Auction History - Recreating Important Sales
- by Bruce E. McKinney
When you consider buying or bidding on examples of printed history often your first sense is to get into its commercial history. Why? Because printing creates identical examples and over time some of them appear at auction. When those records have been retained over decades and the centuries, the serious minded study them to develop an educated impression about their ever adjusting current value. Our primary database, Transactions+, is based upon two aspects of auction history. The first has been based on original auction documentation over the past 175 years. The other of course, has been to capture the present-day flow of material entering in the auction rooms. When these two flows meet present value is confirmed.
Over the past few months we have been adding auctions from the relatively dark ages of auction history, events that were staged in New York and Boston between 1850 to 1885. It’s compelling reading to read through lots that have since seen significant swings of relative value. Early printings of American material used to occasionally appear in the rooms and brought substantial sums while recent reprints [created between 1850 to 1870] brought good money too. The reprints have turned out to be dead money while the originals have gone through the roof. Who knew and predicted their very different outcomes?
During those years the American appreciation of England was reflected in both the extensive offerings and their prices. English cultural supremacy was a given, while American cultural values were emerging. Until their own values were enshrined, Americans they were willing to camp out under the English tent. That would diminish over time.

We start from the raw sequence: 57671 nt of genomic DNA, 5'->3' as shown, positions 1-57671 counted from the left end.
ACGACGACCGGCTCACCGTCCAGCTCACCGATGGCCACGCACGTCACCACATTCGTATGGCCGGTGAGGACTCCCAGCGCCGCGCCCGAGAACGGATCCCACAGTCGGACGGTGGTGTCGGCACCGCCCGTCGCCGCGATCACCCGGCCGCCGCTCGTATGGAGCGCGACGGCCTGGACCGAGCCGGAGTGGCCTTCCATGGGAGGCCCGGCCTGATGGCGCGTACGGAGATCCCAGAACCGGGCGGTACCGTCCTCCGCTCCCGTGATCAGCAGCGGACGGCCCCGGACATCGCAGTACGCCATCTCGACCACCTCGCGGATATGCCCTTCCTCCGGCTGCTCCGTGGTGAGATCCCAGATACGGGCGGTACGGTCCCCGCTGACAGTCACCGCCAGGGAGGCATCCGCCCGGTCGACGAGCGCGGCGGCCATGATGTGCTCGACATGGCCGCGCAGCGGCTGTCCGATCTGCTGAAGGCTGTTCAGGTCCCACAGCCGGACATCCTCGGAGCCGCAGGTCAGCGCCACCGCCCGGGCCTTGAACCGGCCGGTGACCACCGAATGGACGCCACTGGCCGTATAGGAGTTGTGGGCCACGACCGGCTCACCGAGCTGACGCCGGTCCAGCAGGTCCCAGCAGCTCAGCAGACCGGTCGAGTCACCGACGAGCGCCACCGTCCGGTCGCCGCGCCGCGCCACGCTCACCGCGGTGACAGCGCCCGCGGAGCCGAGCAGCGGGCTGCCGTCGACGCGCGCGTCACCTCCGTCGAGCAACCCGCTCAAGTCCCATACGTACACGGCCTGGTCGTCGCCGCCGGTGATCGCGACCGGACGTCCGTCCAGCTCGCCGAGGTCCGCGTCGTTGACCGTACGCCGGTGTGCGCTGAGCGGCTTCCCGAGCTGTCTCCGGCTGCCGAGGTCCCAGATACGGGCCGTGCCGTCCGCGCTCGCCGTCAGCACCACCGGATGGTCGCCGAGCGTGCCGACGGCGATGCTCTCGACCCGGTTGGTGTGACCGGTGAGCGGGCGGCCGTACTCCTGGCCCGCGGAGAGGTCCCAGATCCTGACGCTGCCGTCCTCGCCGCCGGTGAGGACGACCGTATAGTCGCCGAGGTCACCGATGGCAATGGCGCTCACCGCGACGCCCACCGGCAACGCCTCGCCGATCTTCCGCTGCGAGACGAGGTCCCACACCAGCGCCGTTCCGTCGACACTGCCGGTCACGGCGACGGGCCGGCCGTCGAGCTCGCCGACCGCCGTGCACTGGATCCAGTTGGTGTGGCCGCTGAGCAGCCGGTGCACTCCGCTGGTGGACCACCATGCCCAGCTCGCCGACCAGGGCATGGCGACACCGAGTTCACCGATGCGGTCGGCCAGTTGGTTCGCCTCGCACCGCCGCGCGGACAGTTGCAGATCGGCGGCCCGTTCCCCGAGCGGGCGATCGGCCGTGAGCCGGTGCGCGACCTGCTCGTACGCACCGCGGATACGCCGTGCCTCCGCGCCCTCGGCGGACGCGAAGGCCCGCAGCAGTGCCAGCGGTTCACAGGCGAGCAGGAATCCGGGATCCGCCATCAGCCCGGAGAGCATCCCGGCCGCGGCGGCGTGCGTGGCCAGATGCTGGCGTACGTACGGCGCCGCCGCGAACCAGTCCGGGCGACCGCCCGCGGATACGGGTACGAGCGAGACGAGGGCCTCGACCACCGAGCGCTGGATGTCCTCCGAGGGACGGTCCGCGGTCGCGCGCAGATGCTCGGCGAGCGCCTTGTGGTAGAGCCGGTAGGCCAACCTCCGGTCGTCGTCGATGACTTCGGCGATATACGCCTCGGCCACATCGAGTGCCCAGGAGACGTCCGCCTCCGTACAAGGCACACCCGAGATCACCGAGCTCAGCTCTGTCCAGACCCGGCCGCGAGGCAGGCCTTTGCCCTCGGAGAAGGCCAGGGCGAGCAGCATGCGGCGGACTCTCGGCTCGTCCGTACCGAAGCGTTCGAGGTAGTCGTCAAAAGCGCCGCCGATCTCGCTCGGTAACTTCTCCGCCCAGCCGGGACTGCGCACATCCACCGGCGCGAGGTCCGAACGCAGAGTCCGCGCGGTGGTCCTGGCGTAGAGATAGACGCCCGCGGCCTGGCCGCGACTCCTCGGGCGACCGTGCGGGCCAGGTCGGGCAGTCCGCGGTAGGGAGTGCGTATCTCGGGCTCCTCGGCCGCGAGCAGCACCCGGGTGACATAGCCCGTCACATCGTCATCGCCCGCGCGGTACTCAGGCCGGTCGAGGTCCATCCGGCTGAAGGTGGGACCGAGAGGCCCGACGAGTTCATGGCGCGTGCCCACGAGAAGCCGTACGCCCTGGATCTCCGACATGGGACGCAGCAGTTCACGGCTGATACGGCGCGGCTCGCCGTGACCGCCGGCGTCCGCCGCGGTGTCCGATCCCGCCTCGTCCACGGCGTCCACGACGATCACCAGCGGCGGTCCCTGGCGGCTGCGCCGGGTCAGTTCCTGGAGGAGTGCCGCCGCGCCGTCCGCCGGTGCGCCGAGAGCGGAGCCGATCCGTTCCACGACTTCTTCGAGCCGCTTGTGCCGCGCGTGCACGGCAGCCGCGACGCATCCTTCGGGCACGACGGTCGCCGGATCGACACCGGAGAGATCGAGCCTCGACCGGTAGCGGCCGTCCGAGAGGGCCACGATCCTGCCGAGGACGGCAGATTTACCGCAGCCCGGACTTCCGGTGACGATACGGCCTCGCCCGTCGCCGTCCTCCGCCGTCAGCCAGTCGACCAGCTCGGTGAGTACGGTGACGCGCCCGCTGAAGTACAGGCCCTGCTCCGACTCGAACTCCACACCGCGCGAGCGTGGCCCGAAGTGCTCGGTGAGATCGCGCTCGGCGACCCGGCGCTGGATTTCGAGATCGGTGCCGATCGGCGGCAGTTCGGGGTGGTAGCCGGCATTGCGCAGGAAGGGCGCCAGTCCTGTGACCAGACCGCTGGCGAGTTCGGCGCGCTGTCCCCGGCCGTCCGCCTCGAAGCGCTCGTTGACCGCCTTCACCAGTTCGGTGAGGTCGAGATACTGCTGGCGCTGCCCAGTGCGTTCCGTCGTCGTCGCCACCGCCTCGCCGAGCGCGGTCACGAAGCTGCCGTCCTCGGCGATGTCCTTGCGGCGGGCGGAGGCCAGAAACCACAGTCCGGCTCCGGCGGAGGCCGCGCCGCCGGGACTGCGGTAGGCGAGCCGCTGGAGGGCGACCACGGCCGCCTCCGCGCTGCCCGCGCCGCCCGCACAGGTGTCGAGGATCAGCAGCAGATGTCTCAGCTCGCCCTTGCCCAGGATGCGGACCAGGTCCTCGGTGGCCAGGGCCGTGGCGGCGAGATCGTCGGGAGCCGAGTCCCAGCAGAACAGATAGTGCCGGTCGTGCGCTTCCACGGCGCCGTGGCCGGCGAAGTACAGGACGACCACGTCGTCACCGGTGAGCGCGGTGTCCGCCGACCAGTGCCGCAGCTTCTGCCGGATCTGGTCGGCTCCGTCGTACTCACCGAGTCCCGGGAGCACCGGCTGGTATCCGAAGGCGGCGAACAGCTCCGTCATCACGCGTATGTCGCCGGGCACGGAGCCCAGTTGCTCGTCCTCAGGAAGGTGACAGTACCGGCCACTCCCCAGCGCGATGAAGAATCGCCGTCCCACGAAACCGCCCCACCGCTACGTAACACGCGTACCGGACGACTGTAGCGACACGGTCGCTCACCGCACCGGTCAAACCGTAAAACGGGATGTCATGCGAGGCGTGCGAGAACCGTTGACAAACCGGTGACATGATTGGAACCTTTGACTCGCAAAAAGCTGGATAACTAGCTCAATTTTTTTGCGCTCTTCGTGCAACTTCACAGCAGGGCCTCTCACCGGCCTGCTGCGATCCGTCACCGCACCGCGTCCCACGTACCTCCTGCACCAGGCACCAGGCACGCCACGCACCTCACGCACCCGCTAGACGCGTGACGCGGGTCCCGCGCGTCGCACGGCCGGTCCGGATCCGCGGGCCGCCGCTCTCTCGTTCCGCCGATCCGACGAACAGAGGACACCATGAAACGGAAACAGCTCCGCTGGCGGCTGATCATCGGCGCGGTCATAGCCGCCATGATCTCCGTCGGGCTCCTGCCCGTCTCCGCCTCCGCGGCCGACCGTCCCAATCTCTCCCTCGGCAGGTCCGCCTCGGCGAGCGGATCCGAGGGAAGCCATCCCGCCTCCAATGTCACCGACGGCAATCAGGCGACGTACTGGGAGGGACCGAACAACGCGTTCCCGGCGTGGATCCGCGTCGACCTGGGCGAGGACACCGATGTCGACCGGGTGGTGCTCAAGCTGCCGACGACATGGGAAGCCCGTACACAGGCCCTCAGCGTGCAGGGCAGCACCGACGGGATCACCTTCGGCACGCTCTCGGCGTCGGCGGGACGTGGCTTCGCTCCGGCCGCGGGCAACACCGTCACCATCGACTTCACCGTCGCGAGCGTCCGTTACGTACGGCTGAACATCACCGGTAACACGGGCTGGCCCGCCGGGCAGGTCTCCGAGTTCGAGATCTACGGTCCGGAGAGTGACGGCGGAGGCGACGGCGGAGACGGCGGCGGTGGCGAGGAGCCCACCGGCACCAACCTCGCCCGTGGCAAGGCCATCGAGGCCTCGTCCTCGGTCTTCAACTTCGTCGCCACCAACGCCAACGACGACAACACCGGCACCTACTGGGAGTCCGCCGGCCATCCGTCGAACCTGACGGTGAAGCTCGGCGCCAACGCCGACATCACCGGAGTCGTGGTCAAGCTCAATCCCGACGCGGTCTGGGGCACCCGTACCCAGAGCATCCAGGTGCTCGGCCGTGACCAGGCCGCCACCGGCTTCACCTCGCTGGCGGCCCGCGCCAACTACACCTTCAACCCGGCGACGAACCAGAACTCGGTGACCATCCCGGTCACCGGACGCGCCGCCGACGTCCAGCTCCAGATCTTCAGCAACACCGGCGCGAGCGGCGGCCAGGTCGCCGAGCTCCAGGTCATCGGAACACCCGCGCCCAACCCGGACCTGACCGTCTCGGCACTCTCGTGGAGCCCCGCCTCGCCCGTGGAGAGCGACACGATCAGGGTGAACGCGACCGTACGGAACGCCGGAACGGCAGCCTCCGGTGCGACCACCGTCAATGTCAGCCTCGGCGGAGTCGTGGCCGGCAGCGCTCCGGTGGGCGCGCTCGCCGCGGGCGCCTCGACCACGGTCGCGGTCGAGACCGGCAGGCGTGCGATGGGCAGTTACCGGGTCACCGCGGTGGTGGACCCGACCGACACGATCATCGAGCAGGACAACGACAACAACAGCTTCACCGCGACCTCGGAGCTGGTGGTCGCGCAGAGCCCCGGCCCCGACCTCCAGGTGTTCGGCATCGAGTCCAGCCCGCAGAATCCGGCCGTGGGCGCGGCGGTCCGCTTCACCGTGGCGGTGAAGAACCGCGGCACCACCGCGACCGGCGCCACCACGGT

Today pamphlets and ephemera bring serious consideration and big money. Back then such material struggled in to get into the rooms and when they did, they arrived as bundles of multiple copies.
Manuscript material was shown deference but picking the winners and losers was an uncertain process. Some collectors early on cried “I want it all” and actually did it. Then years later they sent their treasures to the rooms as 2,000 to 4,000 item sales.
Whenever I see such excess, as a collector I can only applaud and moan. I can only imagine how these collector’s families felt.
If you would like to reimagine what it was like in those amazing times in the world of collectible paper, use your subscription and log-in. Select Advanced Search to the right of the Keyword Search.
On the lower right side select click on the field under Source. Then select these actiion houses by name
Leavitt & Co. 23,144 records
Leavitt, Strebeigh. 18,343 records
Leonard & Co. 3,436 records
It's best to adjust the field size to 500 lots.
More new files are being edited and added.
It’s a wonderful experience.